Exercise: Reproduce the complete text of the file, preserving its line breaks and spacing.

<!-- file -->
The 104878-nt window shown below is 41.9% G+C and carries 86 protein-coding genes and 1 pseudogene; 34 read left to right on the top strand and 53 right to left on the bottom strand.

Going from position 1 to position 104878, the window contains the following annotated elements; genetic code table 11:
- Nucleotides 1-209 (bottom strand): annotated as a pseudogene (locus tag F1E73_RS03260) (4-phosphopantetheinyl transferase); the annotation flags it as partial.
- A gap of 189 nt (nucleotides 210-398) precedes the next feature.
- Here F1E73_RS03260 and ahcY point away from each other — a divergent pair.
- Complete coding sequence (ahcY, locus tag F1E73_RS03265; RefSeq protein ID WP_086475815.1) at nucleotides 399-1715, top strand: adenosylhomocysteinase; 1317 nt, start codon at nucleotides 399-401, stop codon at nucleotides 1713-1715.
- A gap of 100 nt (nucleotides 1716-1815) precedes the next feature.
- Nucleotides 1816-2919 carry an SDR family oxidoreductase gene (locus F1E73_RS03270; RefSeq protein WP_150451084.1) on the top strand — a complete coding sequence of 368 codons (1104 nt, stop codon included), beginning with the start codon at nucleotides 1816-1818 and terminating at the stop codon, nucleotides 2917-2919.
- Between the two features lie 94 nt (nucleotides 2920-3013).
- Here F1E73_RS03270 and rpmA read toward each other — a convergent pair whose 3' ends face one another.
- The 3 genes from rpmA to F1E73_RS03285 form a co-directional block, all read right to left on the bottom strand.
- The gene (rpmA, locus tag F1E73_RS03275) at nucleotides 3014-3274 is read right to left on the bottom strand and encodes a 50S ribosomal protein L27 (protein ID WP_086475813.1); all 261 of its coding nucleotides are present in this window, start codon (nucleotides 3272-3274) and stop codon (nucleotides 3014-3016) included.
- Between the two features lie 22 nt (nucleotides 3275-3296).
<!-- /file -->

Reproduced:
The 104878-nt window shown below is 41.9% G+C and carries 86 protein-coding genes and 1 pseudogene; 34 read left to right on the top strand and 53 right to left on the bottom strand.

Going from position 1 to position 104878, the window contains the following annotated elements; genetic code table 11:
- Nucleotides 1-209 (bottom strand): annotated as a pseudogene (locus tag F1E73_RS03260) (4-phosphopantetheinyl transferase); the annotation flags it as partial.
- A gap of 189 nt (nucleotides 210-398) precedes the next feature.
- Here F1E73_RS03260 and ahcY point away from each other — a divergent pair.
- Complete coding sequence (ahcY, locus tag F1E73_RS03265; RefSeq protein ID WP_086475815.1) at nucleotides 399-1715, top strand: adenosylhomocysteinase; 1317 nt, start codon at nucleotides 399-401, stop codon at nucleotides 1713-1715.
- A gap of 100 nt (nucleotides 1716-1815) precedes the next feature.
- Nucleotides 1816-2919 carry an SDR family oxidoreductase gene (locus F1E73_RS03270; RefSeq protein WP_150451084.1) on the top strand — a complete coding sequence of 368 codons (1104 nt, stop codon included), beginning with the start codon at nucleotides 1816-1818 and terminating at the stop codon, nucleotides 2917-2919.
- Between the two features lie 94 nt (nucleotides 2920-3013).
- Here F1E73_RS03270 and rpmA read toward each other — a convergent pair whose 3' ends face one another.
- The 3 genes from rpmA to F1E73_RS03285 form a co-directional block, all read right to left on the bottom strand.
- The gene (rpmA, locus tag F1E73_RS03275) at nucleotides 3014-3274 is read right to left on the bottom strand and encodes a 50S ribosomal protein L27 (protein ID WP_086475813.1); all 261 of its coding nucleotides are present in this window, start codon (nucleotides 3272-3274) and stop codon (nucleotides 3014-3016) included.
- Between the two features lie 22 nt (nucleotides 3275-3296).